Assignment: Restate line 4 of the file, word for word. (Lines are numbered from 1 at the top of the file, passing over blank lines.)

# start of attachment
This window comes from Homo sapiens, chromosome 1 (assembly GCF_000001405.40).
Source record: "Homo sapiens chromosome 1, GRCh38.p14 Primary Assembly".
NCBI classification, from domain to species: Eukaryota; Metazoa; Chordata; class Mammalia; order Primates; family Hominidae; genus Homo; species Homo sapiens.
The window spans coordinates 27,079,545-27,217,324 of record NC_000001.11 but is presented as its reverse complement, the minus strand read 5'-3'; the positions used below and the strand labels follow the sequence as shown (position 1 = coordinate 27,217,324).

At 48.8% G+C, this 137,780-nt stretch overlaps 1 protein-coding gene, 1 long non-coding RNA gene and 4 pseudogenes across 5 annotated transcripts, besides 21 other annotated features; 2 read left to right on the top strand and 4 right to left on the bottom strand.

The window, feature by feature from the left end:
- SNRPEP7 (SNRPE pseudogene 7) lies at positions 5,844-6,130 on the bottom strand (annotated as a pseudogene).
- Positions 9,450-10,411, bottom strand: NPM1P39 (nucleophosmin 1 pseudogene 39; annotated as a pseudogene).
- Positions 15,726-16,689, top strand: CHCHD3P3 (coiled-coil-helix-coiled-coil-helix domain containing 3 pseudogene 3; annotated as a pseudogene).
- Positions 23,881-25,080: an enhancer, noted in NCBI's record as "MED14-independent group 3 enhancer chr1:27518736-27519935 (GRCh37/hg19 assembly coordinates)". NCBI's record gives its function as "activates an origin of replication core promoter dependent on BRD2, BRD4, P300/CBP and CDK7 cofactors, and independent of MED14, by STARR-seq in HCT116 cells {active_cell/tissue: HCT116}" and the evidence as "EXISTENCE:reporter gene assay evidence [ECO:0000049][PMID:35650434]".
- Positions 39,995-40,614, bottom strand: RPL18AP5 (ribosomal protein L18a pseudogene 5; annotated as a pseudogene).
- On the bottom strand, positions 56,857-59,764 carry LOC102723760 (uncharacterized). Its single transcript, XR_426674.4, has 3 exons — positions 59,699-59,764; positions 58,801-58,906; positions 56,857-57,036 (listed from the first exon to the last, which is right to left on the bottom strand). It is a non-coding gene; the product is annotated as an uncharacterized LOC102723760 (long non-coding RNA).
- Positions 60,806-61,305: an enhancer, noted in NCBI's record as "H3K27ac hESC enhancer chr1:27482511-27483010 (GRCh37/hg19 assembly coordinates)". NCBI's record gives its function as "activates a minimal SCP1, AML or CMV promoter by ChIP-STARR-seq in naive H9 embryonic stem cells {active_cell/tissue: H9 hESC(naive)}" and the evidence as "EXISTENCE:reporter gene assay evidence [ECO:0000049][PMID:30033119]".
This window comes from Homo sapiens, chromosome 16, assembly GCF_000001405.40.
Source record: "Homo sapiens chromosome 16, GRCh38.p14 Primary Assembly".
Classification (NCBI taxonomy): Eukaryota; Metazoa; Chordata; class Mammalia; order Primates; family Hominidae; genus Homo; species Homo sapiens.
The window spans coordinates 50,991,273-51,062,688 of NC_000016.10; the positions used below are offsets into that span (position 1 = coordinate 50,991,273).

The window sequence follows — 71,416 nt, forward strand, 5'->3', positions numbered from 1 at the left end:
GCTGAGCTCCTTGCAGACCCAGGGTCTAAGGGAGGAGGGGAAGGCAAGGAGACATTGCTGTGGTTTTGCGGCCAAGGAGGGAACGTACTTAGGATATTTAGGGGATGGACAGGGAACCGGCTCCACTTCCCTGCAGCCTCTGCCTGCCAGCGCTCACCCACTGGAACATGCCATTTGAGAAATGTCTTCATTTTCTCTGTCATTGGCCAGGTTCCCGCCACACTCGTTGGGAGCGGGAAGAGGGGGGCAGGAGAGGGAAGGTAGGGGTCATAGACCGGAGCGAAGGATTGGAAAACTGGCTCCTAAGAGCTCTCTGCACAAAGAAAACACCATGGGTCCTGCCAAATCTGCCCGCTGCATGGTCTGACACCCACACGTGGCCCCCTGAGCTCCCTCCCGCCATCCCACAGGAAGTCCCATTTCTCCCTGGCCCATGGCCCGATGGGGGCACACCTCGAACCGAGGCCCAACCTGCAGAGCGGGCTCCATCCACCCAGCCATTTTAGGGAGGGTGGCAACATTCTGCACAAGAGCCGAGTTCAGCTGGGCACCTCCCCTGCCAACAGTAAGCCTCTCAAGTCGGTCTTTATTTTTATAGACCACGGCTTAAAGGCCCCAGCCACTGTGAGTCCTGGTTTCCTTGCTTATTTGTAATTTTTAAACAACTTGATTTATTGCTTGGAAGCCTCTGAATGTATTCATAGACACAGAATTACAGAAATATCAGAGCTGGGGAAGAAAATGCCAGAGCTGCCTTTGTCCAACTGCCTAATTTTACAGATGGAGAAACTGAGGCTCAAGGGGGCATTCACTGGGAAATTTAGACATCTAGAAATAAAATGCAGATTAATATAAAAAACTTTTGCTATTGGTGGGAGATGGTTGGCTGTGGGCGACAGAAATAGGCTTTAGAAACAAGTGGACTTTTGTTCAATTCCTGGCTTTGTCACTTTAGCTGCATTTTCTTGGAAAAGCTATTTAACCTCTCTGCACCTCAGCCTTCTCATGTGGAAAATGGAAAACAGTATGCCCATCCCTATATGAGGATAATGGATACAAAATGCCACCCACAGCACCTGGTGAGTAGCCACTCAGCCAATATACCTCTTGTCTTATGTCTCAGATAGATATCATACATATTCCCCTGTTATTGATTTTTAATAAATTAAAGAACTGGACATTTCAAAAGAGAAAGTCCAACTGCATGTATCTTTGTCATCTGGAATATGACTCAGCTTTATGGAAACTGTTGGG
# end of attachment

The window spans coordinates 27,079,545-27,217,324 of record NC_000001.11 but is presented as its reverse complement, the minus strand read 5'-3'; the positions used below and the strand labels follow the sequence as shown (position 1 = coordinate 27,217,324).